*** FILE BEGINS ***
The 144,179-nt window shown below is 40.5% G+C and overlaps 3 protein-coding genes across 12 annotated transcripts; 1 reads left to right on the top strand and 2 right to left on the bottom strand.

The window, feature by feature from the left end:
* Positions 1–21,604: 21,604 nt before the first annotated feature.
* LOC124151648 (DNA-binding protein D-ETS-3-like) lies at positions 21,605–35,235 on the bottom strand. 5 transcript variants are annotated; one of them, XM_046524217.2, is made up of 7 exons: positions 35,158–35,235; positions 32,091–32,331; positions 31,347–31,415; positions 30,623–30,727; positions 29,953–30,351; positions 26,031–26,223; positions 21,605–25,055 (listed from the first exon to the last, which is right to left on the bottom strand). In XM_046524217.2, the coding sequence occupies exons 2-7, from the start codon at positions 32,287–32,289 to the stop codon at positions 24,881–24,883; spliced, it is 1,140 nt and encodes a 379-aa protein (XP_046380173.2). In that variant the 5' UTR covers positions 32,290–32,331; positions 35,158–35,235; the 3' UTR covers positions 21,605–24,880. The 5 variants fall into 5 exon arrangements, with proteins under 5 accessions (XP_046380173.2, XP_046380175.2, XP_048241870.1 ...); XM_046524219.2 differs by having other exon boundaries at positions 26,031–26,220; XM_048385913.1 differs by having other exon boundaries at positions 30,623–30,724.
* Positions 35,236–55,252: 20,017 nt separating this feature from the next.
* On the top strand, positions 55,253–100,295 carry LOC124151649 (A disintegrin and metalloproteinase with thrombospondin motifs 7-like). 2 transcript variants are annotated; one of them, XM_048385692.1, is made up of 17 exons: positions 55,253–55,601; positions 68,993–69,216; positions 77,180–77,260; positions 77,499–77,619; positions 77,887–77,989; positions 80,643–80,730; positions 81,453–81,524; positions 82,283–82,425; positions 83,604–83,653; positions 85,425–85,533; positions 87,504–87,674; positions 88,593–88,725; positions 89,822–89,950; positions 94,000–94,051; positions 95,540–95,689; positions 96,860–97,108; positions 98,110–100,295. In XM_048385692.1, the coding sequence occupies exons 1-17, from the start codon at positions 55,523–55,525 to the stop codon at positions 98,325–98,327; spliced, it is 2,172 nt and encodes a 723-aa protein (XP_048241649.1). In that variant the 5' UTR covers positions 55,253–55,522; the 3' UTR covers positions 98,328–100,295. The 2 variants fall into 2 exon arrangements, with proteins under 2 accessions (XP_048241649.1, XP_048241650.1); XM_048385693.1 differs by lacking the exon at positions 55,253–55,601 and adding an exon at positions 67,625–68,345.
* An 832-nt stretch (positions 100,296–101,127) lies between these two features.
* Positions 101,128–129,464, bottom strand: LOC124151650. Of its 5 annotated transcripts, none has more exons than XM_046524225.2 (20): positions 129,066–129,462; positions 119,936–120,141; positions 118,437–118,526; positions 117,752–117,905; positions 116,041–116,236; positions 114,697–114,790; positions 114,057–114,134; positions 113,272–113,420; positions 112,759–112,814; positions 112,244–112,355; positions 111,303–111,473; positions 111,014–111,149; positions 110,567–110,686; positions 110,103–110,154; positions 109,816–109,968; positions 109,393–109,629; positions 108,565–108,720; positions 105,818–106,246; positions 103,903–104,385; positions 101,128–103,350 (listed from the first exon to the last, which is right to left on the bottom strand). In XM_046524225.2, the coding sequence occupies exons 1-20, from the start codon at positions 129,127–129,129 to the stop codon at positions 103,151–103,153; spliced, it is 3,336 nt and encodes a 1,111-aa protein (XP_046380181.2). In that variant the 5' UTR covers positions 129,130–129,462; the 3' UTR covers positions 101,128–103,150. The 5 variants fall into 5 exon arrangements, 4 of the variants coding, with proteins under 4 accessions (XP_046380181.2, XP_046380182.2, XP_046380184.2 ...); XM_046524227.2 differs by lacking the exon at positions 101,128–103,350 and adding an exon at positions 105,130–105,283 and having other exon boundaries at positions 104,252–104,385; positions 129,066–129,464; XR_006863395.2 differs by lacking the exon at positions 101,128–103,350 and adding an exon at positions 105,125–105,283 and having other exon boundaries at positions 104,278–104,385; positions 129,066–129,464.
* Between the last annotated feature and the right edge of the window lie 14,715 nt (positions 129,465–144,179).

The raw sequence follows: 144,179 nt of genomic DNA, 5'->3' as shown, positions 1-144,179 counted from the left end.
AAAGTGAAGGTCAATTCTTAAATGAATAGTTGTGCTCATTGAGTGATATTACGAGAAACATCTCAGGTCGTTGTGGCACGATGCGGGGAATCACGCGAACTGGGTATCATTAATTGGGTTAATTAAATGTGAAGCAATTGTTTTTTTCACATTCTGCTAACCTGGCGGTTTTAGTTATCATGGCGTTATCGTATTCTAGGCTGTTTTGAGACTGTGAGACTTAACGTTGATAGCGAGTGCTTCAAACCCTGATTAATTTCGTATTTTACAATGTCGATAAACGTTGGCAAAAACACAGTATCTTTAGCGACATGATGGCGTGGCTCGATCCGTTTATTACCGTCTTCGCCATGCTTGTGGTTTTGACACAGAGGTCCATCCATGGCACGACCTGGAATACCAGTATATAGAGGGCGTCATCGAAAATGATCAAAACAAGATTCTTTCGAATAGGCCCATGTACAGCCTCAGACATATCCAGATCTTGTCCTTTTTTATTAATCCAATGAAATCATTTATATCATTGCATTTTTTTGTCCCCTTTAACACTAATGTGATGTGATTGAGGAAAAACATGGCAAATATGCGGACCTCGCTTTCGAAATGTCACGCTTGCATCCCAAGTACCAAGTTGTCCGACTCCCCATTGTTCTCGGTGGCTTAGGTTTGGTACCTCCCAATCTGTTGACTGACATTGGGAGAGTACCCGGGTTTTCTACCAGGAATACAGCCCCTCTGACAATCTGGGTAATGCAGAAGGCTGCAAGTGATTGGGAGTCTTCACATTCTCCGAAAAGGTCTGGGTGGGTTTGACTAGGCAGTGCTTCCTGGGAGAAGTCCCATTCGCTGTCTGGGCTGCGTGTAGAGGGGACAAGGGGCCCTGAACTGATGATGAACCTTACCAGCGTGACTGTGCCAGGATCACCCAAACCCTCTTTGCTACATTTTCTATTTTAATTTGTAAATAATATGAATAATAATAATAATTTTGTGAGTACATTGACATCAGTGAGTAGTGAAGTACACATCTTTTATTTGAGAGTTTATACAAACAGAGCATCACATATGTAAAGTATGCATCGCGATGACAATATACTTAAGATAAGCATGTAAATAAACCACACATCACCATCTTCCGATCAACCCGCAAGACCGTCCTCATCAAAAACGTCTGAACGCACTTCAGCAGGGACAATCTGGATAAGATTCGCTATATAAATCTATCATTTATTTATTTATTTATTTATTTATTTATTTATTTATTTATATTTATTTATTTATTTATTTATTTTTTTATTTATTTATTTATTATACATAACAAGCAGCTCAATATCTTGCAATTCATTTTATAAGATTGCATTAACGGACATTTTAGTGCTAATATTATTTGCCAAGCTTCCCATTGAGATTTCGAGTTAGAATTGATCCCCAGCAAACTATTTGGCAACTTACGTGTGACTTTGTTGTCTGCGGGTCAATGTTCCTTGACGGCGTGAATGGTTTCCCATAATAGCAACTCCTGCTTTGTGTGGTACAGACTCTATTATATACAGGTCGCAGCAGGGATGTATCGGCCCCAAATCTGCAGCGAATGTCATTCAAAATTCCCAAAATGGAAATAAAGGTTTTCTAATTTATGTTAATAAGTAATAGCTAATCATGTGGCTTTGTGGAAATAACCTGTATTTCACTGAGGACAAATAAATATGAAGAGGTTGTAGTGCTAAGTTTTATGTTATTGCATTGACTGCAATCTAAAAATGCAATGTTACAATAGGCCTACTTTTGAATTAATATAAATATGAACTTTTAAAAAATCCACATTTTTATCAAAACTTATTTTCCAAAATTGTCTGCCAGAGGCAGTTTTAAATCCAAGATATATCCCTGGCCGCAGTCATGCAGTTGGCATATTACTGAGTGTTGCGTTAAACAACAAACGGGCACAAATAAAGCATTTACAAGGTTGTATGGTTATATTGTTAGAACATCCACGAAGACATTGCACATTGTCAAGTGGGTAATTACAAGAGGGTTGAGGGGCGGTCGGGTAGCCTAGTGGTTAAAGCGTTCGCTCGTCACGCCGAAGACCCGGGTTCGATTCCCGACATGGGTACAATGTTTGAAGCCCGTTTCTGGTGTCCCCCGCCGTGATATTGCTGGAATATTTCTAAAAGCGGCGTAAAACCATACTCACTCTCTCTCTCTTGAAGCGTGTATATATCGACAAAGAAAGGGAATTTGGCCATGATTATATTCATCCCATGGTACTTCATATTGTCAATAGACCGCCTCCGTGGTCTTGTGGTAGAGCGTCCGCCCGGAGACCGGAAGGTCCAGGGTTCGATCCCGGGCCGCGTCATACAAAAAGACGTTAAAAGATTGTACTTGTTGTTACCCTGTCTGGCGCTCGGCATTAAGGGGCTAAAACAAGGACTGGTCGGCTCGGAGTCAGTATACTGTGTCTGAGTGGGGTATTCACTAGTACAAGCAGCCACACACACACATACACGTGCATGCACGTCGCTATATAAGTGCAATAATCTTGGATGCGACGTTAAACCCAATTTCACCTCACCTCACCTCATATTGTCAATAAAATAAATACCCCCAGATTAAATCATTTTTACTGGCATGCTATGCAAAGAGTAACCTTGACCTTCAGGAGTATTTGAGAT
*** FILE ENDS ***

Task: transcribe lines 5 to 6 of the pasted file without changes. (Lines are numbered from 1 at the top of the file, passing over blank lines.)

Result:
* Positions 35,236–55,252: 20,017 nt separating this feature from the next.
* On the top strand, positions 55,253–100,295 carry LOC124151649 (A disintegrin and metalloproteinase with thrombospondin motifs 7-like). 2 transcript variants are annotated; one of them, XM_048385692.1, is made up of 17 exons: positions 55,253–55,601; positions 68,993–69,216; positions 77,180–77,260; positions 77,499–77,619; positions 77,887–77,989; positions 80,643–80,730; positions 81,453–81,524; positions 82,283–82,425; positions 83,604–83,653; positions 85,425–85,533; positions 87,504–87,674; positions 88,593–88,725; positions 89,822–89,950; positions 94,000–94,051; positions 95,540–95,689; positions 96,860–97,108; positions 98,110–100,295. In XM_048385692.1, the coding sequence occupies exons 1-17, from the start codon at positions 55,523–55,525 to the stop codon at positions 98,325–98,327; spliced, it is 2,172 nt and encodes a 723-aa protein (XP_048241649.1). In that variant the 5' UTR covers positions 55,253–55,522; the 3' UTR covers positions 98,328–100,295. The 2 variants fall into 2 exon arrangements, with proteins under 2 accessions (XP_048241649.1, XP_048241650.1); XM_048385693.1 differs by lacking the exon at positions 55,253–55,601 and adding an exon at positions 67,625–68,345.